Brexit referendum

The UK Brexit referendum of 23 June 2016, which resulted in a surprise vote to leave the European Union, has been revolutionary in its impact. Initiated by Prime Minister Cameron as a means to resolve a long-term split in his party over Europe and to head off a threat from the UK Independence Party (UKIP) on his right, it became an insurrection over the remoteness of the affluent and cosmopolitan “metropolitan elite” from the mass of provincial, rural and small-town England and Wales in particular.  It has finally exposed a long-developing shift in political alignments, and, given how fundamentally Brexit is likely to impact the UK, could result in a significant change in policy, party-political support and how politicians relate to their voters.

Why the referendum was called

The eurosceptic wing of the Conservative Party, supported by a powerful eurosceptic press, had for long been campaigning to take Britain out of the EU. Ever since the Maastricht Treaty (1992) which set up the EU, the issue was toxically divisive for the Tories. Polls showed at the most luke-warm support for continued membership although on the eve of the referendum still indicated a majority for Remain. UKIP had developed an opinion poll support of between and 13 and 20% and in 2014 had won a by-election from the Tories in Clacton, which it held in 2015. While in opposition, the Tories were mainly anti-EU but when Cameron became PM in 2010 he was in coalition with the pro-EU LDP (Liberal Democrat Party). He tried to keep the peace both with the latter and his own pro-EU Tories, and also tried to keep onside the at least 100-strong rebellious eurosceptics. Such was the eurosceptic grip, both in Parliament and among party activists, that Cameron was constantly under pressure and forced into concessions. Eventually, in his Bloomberg speech (2013) he gave in and promised a referendum but only after he attempted to “re-negotiate” the terms of membership.

Having won the 2015 election, Cameron did secure small-scale changes, the most well-known being an opt-out from the EU core concept of “ever closer union” and a temporary freeze in immigration from EU countries. He then called the referendum, arguably gambling that the small pro-Remain poll lead would see him through, especially once the economic costs of leaving had been fully presented. Knowing that referendums have usually voted against change and having won the Scottish referendum against independence in 2014 as well as the general election in 2015, he thought he could pull it off again. So too thought many pundits.

The Campaign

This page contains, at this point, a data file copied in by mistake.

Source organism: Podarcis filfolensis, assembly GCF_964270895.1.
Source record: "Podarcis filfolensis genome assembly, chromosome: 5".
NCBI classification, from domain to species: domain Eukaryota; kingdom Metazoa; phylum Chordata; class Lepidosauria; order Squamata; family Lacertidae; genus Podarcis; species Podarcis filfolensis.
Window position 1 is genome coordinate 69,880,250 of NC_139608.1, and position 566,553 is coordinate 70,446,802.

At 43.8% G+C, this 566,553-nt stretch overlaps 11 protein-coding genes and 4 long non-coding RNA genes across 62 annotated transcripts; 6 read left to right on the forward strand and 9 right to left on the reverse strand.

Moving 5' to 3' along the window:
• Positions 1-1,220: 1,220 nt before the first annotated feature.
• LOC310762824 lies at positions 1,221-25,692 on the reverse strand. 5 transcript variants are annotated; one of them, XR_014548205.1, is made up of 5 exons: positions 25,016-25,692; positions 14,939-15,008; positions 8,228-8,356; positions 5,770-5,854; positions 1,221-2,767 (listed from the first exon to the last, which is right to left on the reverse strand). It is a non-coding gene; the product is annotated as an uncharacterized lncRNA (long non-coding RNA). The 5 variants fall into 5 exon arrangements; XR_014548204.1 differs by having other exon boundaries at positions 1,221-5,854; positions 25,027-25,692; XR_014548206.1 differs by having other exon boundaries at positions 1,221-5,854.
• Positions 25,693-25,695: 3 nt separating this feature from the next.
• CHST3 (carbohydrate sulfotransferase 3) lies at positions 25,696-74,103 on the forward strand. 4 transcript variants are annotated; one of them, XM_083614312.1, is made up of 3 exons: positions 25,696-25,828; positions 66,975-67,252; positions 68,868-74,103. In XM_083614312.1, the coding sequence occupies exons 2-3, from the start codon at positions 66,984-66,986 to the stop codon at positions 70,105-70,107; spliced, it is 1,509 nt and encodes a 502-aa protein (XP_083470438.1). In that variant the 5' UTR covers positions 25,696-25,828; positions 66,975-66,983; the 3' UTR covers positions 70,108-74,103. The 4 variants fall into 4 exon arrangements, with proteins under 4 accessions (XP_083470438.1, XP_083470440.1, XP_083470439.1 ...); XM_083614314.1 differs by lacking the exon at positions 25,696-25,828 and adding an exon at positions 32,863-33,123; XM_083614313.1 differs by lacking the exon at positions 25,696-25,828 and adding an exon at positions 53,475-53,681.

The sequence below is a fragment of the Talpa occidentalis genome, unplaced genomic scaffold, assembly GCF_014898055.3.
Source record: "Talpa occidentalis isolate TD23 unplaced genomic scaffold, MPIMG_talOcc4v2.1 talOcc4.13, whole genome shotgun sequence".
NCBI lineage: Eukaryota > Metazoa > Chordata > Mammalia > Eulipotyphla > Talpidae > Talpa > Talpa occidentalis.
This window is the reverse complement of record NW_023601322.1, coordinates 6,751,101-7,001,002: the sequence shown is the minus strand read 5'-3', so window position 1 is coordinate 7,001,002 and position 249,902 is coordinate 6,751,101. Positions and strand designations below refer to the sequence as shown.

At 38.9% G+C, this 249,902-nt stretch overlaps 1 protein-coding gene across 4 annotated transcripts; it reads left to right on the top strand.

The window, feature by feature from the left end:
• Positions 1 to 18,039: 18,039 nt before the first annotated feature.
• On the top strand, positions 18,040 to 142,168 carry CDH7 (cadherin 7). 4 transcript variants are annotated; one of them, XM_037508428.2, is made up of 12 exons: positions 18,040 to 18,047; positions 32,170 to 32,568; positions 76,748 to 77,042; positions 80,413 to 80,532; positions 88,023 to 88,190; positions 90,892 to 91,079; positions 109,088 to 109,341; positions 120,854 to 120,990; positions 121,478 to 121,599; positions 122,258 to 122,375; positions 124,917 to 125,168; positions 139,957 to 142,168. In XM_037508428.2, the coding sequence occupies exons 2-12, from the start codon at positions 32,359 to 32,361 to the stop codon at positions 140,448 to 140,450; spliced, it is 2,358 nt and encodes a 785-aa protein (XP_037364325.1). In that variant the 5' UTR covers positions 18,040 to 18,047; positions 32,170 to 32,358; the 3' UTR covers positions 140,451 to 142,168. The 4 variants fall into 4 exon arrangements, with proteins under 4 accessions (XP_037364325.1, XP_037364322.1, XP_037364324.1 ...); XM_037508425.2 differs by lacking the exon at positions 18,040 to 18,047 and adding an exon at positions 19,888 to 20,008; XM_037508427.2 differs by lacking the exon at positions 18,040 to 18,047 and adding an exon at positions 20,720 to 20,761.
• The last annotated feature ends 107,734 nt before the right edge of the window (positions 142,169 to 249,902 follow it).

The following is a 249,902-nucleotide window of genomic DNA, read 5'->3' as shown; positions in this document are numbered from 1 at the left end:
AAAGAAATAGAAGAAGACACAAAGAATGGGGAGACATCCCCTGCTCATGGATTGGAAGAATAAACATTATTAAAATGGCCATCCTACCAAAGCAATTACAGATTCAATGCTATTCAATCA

The UK government were a party to the campaign, led vigorously by Cameron. The Remain camp paid scant attention to the principle of European unity and instead invested heavily in the economic case. In general a key deciding factor in voting is the economy. Called “Project doom” by the Leave side, not only the government but a series of independent expert bodies all argued, based on research, that the economic costs of leaving the EU were too high (for details, see article here). Most of the cabinet, most MP’s, business, and others in the “elite”, supported by EU and other Western leaders, backed Remain. Surely, it was thought, no sane and rational person could contemplate anything other than voting in the national interest to Remain in the EU. Curiously these factual arguments turned voters off and the powerful guns proved ineffective on the day. The gamble failed.

The Leave camp ran a well-organised and financed campaign to “take back control“. The British Parliament they argued had lost sovereignty to a remote and bureaucratic “Brussels” elite. In addition the EU was seen as in part responsible for unacceptably high levels of immigration, which chimed effectively with TV images of Muslim migrants seemingly flooding uncontrollably into Europe from the war-torn Middle East and North Africa.They argued that the large amounts of money paid to “Brussels” could instead go to fund the under-financed NHS, to the tune it was alleged of £350m a week, a figure quickly withdrawn after the result.

The result: a revolution

Despite Cameron’s optimism, the small poll lead for Remain was transformed into a small Leave lead when the result was announced, 52% to 48% on a 72% turnout.

While metropolitan and city areas like London, Bristol, and Manchester voted Remain, along with Scotland and Northern Ireland, outside the metropolises, in Southern English relatively-affluent rural areas, the East coast, the Midlands, the North, and South Wales voted massively to Leave.

The socio-economic facets of this Leave vote are hugely instructive for the transformation that Britain is undergoing. It is striking how the vote divided despite the very strong economic arguments for Remain.

  1. Working class revolt: The industrial parts of the East coast, Midland, Northern and South Wales areas would usually have voted Labour in general elections, a long-term tribal loyalty. Now however their vote was not submerged in multiple single member constituencies. Despite Labour’s support for Remain, traditional Labour heartlands voted to leave: for example “rock solid” ex-mining centre Barnsley voted 68%. Sunderland, despite having the prestige Nissan plant which could be impacted by Leave, voted 61%. Walsall voted 68% for Leave, an unemployment black spot in the West Midlands. It should be noted that these areas are ones of former traditional heavy industry and hit by globalisation and de-industrialisation. These are the people whom Goodwin and Ford have dubbed the “left behind“, by the forces of economic and social change and globalisation. They finally had their revenge for 30+ years of marginalisation and neglect. One key value has stood out in post-referendum surveys, that for many voters outside the metropolitan areas many were “looking back” to perceived better times in the past. So, across the country, social groups C2 and DE each voted 64% to Leave, while 57% of AB’s voted Remain.